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Impact of an exercise programme on sustaining physical activity for recovering cancer patients: A qualitative study.

Martyn Queen, Saul Bloxham, Phil Brown, Melissa Coyle, Ben Jane


Background Pedometers have been shown to improve adherence to exercise programmes. Evidence suggests that PA can improve physical function, wellbeing and reduce the negative impact of some cancer related side-effects. Yet, there are limited PA guidelines for cancer patients in the UK. The aim was to examine the impact of an 8-week exercise programme on sustaining physical activity (PA) at 3-month follow-up.

Method A qualitative study with 12 mixed site cancer patients aged 43-70 (10 women, 2 men), involved in an 8-week exercise programme. The Programme took place at a University in the South West of England, UK. Semi-structured interviews with patients took place 3 times over 6 months. A grounded theory approach was used to analyse the data.

Results We found that the number of patients perceived to be physically active prior to take-up of the physical activity programme were low (20%). At completion, most patients reported being physically active (84%), sustained but to a lesser extent (67%) at 3-month follow-up. Explanations for sustained PA at follow-up included application of knowledge gained from the Programme in relation to walking technique and use of pedometers and perceived health and fitness gains. Explanations for those not physically active included new diagnosis, reduced mobility following surgery and lack of clear exit route or progression to another structured opportunity.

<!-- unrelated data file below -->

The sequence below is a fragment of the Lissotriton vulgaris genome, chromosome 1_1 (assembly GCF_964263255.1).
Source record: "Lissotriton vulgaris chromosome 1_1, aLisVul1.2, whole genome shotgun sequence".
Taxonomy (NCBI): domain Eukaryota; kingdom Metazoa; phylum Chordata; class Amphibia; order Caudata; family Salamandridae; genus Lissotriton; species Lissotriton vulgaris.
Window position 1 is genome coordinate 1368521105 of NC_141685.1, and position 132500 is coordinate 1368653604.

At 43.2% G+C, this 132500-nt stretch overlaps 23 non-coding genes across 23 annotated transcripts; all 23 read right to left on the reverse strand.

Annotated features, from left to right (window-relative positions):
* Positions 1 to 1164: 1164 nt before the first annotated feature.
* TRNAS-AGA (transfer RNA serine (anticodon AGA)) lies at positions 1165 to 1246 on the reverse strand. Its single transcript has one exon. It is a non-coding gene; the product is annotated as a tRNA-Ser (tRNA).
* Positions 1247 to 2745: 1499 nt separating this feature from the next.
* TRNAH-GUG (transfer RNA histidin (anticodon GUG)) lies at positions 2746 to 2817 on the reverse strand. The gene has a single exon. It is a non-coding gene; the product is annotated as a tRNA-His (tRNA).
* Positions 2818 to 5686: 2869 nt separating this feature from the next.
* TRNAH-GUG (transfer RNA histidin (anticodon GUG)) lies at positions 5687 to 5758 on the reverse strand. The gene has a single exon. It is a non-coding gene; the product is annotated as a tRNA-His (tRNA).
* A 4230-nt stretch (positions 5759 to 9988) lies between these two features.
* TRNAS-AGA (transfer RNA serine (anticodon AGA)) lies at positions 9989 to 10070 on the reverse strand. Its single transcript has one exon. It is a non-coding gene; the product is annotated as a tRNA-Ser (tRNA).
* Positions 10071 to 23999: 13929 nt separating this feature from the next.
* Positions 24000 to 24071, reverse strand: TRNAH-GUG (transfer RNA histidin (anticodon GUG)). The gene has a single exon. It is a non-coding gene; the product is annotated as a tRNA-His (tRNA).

Conclusion Our study has provided valuable insight into how a supervised multi-modal physical activity programme can enable recovering cancer patients to develop a physically active lifestyle.


Cancer patients, care pathways, counselling, exercise programmes, functional capacity, Grounded Theory, living with cancer, pedometers, person-centered healthcare, psychological domains, qualitative research, quality of life, social domains, wellbeing

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